United States District Court, S.D. West Virginia, Charleston
PROPOSED FINDINGS AND RECOMMENDATION
L. Tinsley, United States Magistrate Judge.
matter is assigned to the Honorable John T. Copenhaver, Jr.,
United States District Judge, and it is referred to the
undersigned United States Magistrate Judge for submission of
proposed findings and a recommendation for disposition,
pursuant to 28 U.S.C. § 636(b)(1)(B). Pending before the
court is Defendant Riley's Renewed Motion to Dismiss (ECF
No. 39), which is undisputed.
April 20, 2015, the plaintiff, Chase Carmen Hunter
(“Hunter”), filed, inter alia, a
Verified Petition for Declaratory Judgment and Permanent
Injunction (hereinafter “Complaint”) (ECF No. 2),
contending that her non-resident West Virginia insurance
license was improperly revoked after her licenses were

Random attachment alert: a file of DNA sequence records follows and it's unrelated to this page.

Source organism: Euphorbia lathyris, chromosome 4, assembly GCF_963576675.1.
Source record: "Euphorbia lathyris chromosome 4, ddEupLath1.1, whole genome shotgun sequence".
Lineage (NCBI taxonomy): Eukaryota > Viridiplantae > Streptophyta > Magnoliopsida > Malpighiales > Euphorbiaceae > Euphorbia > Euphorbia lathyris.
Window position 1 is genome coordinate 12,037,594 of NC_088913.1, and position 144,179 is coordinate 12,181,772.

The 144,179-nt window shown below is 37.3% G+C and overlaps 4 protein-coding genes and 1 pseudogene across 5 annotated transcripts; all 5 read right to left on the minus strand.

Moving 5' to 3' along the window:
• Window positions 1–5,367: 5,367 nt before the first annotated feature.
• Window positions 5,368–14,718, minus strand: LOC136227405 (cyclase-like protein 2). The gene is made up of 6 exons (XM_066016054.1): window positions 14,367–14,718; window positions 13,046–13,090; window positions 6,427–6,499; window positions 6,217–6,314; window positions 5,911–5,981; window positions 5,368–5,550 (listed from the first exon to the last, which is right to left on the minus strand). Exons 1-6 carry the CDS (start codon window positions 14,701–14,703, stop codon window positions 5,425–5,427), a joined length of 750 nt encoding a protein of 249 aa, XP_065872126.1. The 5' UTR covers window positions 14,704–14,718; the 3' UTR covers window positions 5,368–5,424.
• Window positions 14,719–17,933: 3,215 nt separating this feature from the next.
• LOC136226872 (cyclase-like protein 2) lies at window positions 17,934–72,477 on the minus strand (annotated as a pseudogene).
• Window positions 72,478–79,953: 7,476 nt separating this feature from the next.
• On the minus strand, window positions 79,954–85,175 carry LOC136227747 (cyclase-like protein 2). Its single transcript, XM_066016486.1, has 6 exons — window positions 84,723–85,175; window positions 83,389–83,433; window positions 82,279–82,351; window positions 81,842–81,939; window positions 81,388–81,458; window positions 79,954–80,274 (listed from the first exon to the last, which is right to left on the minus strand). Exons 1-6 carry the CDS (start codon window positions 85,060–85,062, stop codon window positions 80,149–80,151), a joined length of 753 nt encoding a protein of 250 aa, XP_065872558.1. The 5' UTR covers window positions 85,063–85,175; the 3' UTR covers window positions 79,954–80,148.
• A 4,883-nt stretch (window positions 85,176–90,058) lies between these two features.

allegedly revoked in at least two other states. Hunter seeks
a declaratory judgment declaring that her West Virginia
license is active and valid and an order permanently
enjoining the defendant from violating state and federal law.
Hunter contends that she has no other adequate remedy at law.
the second civil action filed by Hunter in this court
concerning the allegations contained in her Complaint, and
one of many similar cases filed in federal courts around the
country. (ECF No. 40 at 3) (listing other cases). Hunter
voluntarily dismissed her first civil action filed in this
court pursuant to Rule 41(a)(1)(A) on April 16, 2015. Notice
of Dismissal, ECF No. 16, Hunter v. Riley, No.
2:14-cv-26978 (S.D. W.Va., Apr. 16, 2015). Then, on April 20,
2015, she filed the instant civil action, in which she seeks
to prohibit the West Virginia Insurance Commissioner from
taking adverse action against her West Virginia insurance
September 30, 2016, Judge Copenhaver entered a Memorandum
Opinion and Order (ECF No. 33) adopting the undersigned's
Proposed Findings and Recommendation (“PF&R”)